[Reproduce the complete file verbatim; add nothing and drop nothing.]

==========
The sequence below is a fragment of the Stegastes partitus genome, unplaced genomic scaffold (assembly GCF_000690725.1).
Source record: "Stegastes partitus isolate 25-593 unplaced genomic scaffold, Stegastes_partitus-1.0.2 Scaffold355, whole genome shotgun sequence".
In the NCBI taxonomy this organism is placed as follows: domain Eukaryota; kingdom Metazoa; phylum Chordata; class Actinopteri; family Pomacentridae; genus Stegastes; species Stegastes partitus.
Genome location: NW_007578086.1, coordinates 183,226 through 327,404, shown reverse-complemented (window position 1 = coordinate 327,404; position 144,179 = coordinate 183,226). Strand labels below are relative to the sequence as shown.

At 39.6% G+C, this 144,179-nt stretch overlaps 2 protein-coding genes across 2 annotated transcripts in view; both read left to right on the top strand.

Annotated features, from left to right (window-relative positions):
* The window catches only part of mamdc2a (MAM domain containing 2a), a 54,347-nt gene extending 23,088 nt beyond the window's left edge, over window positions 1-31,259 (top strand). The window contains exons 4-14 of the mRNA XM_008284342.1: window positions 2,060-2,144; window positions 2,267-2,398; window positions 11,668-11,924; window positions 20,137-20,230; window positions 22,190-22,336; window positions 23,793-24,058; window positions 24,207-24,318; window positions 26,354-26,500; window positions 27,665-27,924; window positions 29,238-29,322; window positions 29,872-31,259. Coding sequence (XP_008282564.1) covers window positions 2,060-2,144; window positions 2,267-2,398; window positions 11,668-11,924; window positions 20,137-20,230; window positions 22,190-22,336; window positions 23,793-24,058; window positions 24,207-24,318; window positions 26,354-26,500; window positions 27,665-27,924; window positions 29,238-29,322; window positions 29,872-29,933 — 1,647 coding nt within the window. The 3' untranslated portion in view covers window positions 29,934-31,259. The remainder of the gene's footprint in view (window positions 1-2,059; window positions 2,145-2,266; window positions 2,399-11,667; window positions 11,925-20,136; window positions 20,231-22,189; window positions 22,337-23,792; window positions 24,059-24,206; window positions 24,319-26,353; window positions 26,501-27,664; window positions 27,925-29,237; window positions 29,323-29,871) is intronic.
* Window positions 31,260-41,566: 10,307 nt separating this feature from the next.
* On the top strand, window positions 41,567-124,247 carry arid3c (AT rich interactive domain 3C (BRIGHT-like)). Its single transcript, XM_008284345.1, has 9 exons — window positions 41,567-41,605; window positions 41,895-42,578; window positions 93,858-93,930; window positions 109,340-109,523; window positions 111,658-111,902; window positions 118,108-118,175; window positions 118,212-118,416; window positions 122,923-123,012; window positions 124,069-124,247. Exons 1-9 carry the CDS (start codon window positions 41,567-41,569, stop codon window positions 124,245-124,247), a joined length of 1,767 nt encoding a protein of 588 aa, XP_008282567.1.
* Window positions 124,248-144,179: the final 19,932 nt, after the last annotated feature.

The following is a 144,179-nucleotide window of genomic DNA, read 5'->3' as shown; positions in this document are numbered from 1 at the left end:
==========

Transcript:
The sequence below is a fragment of the Stegastes partitus genome, unplaced genomic scaffold (assembly GCF_000690725.1).
Source record: "Stegastes partitus isolate 25-593 unplaced genomic scaffold, Stegastes_partitus-1.0.2 Scaffold355, whole genome shotgun sequence".
In the NCBI taxonomy this organism is placed as follows: domain Eukaryota; kingdom Metazoa; phylum Chordata; class Actinopteri; family Pomacentridae; genus Stegastes; species Stegastes partitus.
Genome location: NW_007578086.1, coordinates 183,226 through 327,404, shown reverse-complemented (window position 1 = coordinate 327,404; position 144,179 = coordinate 183,226). Strand labels below are relative to the sequence as shown.

At 39.6% G+C, this 144,179-nt stretch overlaps 2 protein-coding genes across 2 annotated transcripts in view; both read left to right on the top strand.

Annotated features, from left to right (window-relative positions):
* The window catches only part of mamdc2a (MAM domain containing 2a), a 54,347-nt gene extending 23,088 nt beyond the window's left edge, over window positions 1-31,259 (top strand). The window contains exons 4-14 of the mRNA XM_008284342.1: window positions 2,060-2,144; window positions 2,267-2,398; window positions 11,668-11,924; window positions 20,137-20,230; window positions 22,190-22,336; window positions 23,793-24,058; window positions 24,207-24,318; window positions 26,354-26,500; window positions 27,665-27,924; window positions 29,238-29,322; window positions 29,872-31,259. Coding sequence (XP_008282564.1) covers window positions 2,060-2,144; window positions 2,267-2,398; window positions 11,668-11,924; window positions 20,137-20,230; window positions 22,190-22,336; window positions 23,793-24,058; window positions 24,207-24,318; window positions 26,354-26,500; window positions 27,665-27,924; window positions 29,238-29,322; window positions 29,872-29,933 — 1,647 coding nt within the window. The 3' untranslated portion in view covers window positions 29,934-31,259. The remainder of the gene's footprint in view (window positions 1-2,059; window positions 2,145-2,266; window positions 2,399-11,667; window positions 11,925-20,136; window positions 20,231-22,189; window positions 22,337-23,792; window positions 24,059-24,206; window positions 24,319-26,353; window positions 26,501-27,664; window positions 27,925-29,237; window positions 29,323-29,871) is intronic.
* Window positions 31,260-41,566: 10,307 nt separating this feature from the next.
* On the top strand, window positions 41,567-124,247 carry arid3c (AT rich interactive domain 3C (BRIGHT-like)). Its single transcript, XM_008284345.1, has 9 exons — window positions 41,567-41,605; window positions 41,895-42,578; window positions 93,858-93,930; window positions 109,340-109,523; window positions 111,658-111,902; window positions 118,108-118,175; window positions 118,212-118,416; window positions 122,923-123,012; window positions 124,069-124,247. Exons 1-9 carry the CDS (start codon window positions 41,567-41,569, stop codon window positions 124,245-124,247), a joined length of 1,767 nt encoding a protein of 588 aa, XP_008282567.1.
* Window positions 124,248-144,179: the final 19,932 nt, after the last annotated feature.

The following is a 144,179-nucleotide window of genomic DNA, read 5'->3' as shown; positions in this document are numbered from 1 at the left end: